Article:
It isn't your usual bill, the For The People Act introduced Friday by House Democrats. Also known as HR 1, symbolically their first legislation, it is a 571-page compendium of existing problems and proposed solutions in four political hot zones: voting, political money, redistricting and ethics.
A pledge to pass the bill was a common theme among Democratic House candidates last year.
"We heard loud and clear from the American people," Rep. John Sarbanes, D-Md., told reporters Friday. "They feel left out and locked out from their own democracy."
If the bill ever becomes law, it's unlikely to happen this year. Republicans control the Senate, President Trump is in the White House, and the GOP vehemently opposes the basic approach of HR 1.
"This is obviously a pretty radical expansion of the regulation of political speech," said David Keating, president of the conservative Institute for Free Speech. "If this bill had become law now," he said, anti-Trump groups "would find it very difficult to speak as effectively as they have over the past two years."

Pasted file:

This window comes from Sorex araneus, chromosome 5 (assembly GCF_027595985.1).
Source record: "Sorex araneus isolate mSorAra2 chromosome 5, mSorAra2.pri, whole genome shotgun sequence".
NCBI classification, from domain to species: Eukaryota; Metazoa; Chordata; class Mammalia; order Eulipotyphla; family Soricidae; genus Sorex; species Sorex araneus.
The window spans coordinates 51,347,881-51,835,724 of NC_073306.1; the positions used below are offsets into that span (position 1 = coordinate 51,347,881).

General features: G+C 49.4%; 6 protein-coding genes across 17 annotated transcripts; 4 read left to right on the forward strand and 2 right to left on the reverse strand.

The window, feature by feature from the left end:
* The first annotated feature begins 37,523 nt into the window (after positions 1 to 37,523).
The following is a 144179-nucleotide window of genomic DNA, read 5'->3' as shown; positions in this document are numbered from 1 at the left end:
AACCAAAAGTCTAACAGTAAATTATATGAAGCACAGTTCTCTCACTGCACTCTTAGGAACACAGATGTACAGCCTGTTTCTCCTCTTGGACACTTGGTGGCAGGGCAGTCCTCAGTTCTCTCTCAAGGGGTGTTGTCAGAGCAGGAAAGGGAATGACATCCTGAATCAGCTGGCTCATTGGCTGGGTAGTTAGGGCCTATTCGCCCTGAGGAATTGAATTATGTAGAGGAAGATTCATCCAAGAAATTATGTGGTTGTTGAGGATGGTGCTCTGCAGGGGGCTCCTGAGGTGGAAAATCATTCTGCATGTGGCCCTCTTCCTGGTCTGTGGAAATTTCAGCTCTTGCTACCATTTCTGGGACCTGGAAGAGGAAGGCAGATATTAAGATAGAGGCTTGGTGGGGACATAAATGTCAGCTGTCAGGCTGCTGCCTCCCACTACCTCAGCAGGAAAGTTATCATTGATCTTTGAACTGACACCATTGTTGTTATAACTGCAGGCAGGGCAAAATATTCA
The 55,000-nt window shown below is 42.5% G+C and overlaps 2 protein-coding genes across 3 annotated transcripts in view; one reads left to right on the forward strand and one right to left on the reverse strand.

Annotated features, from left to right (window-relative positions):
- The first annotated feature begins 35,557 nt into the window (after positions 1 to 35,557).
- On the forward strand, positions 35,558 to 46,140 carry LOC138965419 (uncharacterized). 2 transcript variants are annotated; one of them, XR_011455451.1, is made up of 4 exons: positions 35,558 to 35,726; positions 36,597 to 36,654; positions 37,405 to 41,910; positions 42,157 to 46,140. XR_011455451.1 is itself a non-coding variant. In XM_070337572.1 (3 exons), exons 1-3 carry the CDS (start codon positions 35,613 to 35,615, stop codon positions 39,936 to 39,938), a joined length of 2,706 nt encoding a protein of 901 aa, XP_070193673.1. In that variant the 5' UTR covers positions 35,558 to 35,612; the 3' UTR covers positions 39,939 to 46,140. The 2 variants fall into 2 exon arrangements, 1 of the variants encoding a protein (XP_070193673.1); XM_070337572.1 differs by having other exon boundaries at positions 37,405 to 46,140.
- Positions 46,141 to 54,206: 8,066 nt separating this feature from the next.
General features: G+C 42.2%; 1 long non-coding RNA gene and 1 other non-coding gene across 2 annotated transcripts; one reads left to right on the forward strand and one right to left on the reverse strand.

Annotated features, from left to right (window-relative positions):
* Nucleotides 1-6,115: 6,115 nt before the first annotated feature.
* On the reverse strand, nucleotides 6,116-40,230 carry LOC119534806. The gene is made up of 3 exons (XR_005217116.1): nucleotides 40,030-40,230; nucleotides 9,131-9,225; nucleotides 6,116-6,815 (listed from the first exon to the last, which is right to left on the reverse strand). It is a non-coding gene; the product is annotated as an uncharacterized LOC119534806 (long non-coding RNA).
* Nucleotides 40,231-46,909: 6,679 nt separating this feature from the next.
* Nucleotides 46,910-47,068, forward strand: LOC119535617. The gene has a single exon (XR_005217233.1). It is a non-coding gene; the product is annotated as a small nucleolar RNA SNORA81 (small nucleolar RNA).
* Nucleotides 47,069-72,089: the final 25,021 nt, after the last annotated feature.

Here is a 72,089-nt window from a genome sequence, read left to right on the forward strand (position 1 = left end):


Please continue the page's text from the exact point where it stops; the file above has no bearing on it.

Some of the bill's provisions push the envelope, including reaching into state law. To settle the controversy over redistricting, the bill would simply take away the power of state legislatures to draw congressional districts and have independent commissions do it instead. That way, presumably, the local politicians could no longer gerrymander the districts to help their party and cripple the opposition.
But some other proposals are not surprising. The bill includes an update of the Disclose Act, a pro-transparency measure that Democrats have introduced regularly since 2010 — not that Republicans are any more likely to embrace it than they were back then.
Here's a rundown of the bill's major provisions:
Voting and election laws
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